Rejected for a Student Credit Card? Can you build credit without a student credit card?
According to most stereotypes, college is a time when students only have to worry about what party happens next. This applies only to a small percentage of students. Smart students know that the time spent in college is meant to prepare you for life. Classes you take will help prepare you for a future career. Leadership, service, and social opportunities will help prepare you to be a productive citizen. Considering your financial habits and goals will also help you prepare for life after college. Some students get rejected for a student credit card. This is how you build credit in college without a student credit card?
Building credit in college is important.
It’s important that you begin building credit in college. You’ll need a solid credit history to establish your adult life after graduation. Want to rent an apartment without a cosigner? You’ll need good credit. Hoping to have electricity and other utilities there? You’ll probably need good credit for that, too. If you’re planning to buy a car or a house one day, you’ll also need a good credit score.
One of the best ways to establish your credit history is to apply for a student credit card. Credit card companies offer student credit cards as a starting point for building credit. There are several good college cards on the market. You’ll want to make small purchases on the credit card each month, then pay them off before the due date. Putting a recurring charge like your Netflix subscription on the card is an easy way to do this.
Also, as you pay on time each month, the credit card company reports to credit bureaus. It’s a lot like your professor reporting your grades. If you want a solid GPA, you have to make the decision to study consistently. If you want a good credit score, you have to use credit responsibly over time.
What to do if rejected for a student credit card?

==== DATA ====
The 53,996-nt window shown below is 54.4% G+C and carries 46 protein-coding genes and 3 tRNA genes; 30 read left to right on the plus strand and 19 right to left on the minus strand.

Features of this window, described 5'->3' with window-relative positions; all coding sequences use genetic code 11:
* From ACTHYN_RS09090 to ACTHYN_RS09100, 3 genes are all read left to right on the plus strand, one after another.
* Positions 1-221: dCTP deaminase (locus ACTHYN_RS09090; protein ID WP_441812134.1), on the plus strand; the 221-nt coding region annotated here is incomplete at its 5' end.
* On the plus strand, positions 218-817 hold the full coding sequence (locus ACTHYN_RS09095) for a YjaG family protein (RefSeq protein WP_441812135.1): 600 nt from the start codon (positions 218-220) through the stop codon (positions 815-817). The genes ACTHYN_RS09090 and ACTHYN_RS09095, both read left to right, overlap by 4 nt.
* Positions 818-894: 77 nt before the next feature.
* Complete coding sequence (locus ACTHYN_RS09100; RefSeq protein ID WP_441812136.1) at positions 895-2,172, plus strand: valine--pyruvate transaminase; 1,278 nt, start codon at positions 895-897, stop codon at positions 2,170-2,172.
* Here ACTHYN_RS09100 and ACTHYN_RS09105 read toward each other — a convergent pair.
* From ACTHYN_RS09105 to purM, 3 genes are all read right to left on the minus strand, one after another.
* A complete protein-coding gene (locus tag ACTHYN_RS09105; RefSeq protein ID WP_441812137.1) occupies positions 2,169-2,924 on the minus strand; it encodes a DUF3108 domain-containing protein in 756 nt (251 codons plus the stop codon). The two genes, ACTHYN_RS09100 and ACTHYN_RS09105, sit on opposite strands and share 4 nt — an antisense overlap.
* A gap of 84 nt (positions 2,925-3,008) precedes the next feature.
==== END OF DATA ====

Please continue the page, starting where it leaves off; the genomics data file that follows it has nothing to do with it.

If you have bad credit or no credit, your application for a student credit card may be denied. The first thing to remember if you’ve been rejected for a student credit card is that you shouldn’t take it personally. The second is that you shouldn’t give up. Even if you aren’t eligible for a student credit card, there are other ways to build your credit in college as a student.
Today, CreditFast will give you four ways that you can begin building or rebuilding your credit if you don’t qualify for a student credit card.
1. Become an authorized user on someone else’s credit card.
An authorized user, as the name implies, is someone besides the cardholder who can use a credit card. As an authorized user, the credit card account will show up on your credit report. To make this work, you’ll need to ask someone if they will add you to their account. Your parents are usually the best choice. They may not want to make you their teen an authorized user. Perhaps, another friend or family member may also be an option. To make them more comfortable, tell them they can keep the actual card. Your goal isn’t to use the card. It’s to associate yourself with their good credit. This brings us to the most important part. Make sure the person you ask has good credit. If you become an authorized user on a card with late payments, this will hurt your credit score.